Pet Press KALISPELL FEBRUARY 2021
THE VALUE OF HONESTY IN VETERINARY CARE
If you’re putting together an outfit and ask your friend how you look, what would you want them to say? Understandably, you’d probably want them to be honest with you — whether that means telling you that you look great or that your style could use some work. It takes a good friend to tell you when your outfit just doesn’t work, and when asked, most people are going to tell you that you look fine. Being honest can be hard, but it’s a trait that most of us value immensely. And there’s one historical figure who we tend to remember for his commitment to the truth: Honest Abe. Abraham Lincoln — whose birthday is on Feb. 12 — may, in fact, be the most famous truth-teller. He lived as truthfully as he could, and I find that very inspiring because it can be very hard to be fully honest. One would think that being honest and ethical is easy, but it isn’t. It takes work to be able to tell someone the raw truth, especially when that includes delivering bad news. Too often people want to avoid upsetting someone because they want to be liked, and that leads to downplaying things we really shouldn’t. That is why I always try to be 100% honest in my life, especially when I’m talking to my clients.
news of any kind. Many clients don’t like coming to the veterinarian because they don’t want to know what might be wrong. While we never want to irritate any of our
we can do to address the problem. Other doctors make it a little easier on people, and I’m incredibly proud of them for that. They have created and grown into their own
It takes work to be able to tell someone the raw truth, especially when that includes delivering bad news.
clients when they come into the office, it is our job to tell them what we need to address and why. This is all part of the art of veterinarian medicine. I say all the time that our practice is an art as well as a science. It takes commitment and practice to hone the skills as a doctor to put your feelings aside to be able to tell someone exactly what is happening. Some of the hardest cases, which we see fairly often, are overweight pets. More than half of the pets we see are overweight, and it’s not something we can really skirt around. Our doctors have to tell people that their dog or cat isn’t just plump. They’re not healthy — they are overweight. We have to be very cut and dry — even if our clients might not want to hear. Something I really appreciate about my team is that we each have our own way of telling our clients the facts. I’m definitely one of the more straightforward doctors. I’m not afraid to tell our clients quite bluntly what is wrong and what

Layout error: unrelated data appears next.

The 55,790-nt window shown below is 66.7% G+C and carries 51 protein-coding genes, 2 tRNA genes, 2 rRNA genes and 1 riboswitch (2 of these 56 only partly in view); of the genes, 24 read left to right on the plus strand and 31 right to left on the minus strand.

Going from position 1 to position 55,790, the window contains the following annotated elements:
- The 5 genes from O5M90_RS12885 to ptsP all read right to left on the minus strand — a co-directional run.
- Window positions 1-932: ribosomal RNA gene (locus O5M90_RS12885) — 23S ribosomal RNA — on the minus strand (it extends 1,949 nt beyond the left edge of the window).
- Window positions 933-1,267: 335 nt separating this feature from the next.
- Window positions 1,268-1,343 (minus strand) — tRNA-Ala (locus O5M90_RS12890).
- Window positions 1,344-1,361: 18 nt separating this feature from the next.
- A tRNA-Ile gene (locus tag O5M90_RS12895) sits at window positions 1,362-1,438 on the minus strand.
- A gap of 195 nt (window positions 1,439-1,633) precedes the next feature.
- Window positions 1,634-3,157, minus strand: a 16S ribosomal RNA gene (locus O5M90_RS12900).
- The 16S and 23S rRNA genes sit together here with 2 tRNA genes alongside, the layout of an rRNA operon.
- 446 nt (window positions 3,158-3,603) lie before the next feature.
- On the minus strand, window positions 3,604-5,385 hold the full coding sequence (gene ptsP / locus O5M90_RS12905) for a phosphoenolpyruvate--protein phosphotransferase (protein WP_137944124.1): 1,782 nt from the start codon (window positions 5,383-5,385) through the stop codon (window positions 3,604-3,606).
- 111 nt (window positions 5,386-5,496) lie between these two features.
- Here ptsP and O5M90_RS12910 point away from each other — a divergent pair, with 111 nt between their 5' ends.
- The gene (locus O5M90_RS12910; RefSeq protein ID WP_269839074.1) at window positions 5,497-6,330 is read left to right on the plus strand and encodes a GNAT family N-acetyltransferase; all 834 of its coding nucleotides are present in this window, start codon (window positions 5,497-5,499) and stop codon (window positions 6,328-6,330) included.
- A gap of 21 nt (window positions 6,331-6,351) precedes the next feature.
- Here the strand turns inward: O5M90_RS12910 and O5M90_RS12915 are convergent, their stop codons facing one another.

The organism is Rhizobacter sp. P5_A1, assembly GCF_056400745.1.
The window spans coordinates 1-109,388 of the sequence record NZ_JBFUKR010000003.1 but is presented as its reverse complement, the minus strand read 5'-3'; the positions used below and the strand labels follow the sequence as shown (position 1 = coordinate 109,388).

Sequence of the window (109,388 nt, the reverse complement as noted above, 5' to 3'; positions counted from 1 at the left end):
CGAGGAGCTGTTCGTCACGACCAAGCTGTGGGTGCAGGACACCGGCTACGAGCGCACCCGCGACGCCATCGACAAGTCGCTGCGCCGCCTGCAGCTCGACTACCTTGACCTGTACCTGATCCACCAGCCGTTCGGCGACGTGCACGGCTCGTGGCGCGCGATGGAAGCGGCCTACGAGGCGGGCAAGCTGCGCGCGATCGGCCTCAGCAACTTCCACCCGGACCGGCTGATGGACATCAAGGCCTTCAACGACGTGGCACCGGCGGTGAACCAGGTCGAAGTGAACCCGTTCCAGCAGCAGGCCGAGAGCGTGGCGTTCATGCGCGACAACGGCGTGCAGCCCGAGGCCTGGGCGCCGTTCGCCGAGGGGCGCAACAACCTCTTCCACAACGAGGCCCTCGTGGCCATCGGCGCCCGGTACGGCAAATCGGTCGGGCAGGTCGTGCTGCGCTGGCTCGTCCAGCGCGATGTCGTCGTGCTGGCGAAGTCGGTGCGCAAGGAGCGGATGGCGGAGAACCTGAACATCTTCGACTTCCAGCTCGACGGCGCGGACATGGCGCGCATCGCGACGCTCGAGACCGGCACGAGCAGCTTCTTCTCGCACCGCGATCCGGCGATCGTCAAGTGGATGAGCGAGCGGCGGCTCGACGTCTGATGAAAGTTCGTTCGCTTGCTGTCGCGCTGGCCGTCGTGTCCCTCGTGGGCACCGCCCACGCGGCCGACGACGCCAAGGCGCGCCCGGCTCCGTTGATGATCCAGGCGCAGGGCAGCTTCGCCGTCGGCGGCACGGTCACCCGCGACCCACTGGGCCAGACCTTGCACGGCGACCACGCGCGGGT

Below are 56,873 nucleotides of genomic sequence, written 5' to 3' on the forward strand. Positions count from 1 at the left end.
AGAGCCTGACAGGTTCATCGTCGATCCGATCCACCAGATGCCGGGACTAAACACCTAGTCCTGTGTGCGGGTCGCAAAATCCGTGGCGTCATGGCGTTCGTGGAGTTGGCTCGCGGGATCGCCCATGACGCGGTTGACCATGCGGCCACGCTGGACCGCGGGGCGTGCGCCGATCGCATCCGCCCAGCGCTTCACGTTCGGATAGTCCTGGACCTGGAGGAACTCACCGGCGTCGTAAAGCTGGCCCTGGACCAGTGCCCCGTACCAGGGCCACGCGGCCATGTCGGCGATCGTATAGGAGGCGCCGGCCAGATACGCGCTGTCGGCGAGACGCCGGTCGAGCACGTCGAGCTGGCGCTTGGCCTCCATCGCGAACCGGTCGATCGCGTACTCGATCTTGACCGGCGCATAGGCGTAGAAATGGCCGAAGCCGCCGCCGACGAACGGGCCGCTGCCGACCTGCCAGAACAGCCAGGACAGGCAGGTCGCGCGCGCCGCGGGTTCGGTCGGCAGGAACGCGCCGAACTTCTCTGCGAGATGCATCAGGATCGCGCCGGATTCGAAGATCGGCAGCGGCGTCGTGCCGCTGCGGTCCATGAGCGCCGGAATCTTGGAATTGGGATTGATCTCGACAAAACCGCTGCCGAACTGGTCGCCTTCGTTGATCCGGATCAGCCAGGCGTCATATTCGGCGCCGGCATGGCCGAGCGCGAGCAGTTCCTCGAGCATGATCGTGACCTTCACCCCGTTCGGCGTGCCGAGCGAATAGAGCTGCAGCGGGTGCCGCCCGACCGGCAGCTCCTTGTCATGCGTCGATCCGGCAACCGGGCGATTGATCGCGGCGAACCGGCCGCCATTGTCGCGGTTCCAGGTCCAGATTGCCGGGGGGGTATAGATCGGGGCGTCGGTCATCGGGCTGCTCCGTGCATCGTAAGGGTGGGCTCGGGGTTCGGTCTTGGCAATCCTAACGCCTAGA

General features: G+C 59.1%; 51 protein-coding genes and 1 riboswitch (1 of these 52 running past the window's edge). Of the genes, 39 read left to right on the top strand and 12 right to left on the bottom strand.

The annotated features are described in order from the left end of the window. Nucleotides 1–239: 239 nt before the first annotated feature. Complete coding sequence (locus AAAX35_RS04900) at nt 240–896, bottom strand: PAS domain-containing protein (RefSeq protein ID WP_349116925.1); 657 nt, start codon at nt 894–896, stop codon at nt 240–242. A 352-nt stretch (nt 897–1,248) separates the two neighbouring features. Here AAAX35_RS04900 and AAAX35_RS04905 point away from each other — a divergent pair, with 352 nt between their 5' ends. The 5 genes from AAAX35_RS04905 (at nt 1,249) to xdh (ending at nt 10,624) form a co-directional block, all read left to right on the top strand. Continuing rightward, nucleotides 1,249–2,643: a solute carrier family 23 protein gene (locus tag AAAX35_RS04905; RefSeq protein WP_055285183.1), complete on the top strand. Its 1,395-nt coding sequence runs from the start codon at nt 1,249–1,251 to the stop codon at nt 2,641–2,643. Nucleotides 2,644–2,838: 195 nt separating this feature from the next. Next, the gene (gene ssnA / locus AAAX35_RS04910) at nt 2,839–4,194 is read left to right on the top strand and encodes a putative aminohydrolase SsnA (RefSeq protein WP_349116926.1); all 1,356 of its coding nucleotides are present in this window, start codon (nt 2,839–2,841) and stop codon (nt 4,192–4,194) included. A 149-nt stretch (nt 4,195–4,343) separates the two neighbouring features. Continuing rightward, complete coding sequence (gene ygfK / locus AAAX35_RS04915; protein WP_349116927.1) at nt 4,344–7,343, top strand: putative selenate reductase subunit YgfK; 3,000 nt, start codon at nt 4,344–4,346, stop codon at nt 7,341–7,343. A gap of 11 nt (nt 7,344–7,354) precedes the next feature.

communication style, and that is something they will continue to perfect in the years to come.
I’ve been in veterinary medicine for a few decades now. Over that time, I’ve learned that when a client comes to us, they want us to be honest with them, even if they don’t ask us to directly and even when we have news that’s hard to hear. Honesty may not always make you feel good in the moment, but it is important for our clients to hear the truth, so they can make the best decisions for their pets. We understand that here at the Animal Clinic of Kalispell, and we work to let our clients know exactly what is going on with their critters and what we can do to ensure their pets are happy and healthy when they leave our clinic.
– Dr. Jevon Clark
At our clinic, some clients will come in with certain life experiences that lead them to not want bad
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MEET KATO Football Star, Movie Star, and Family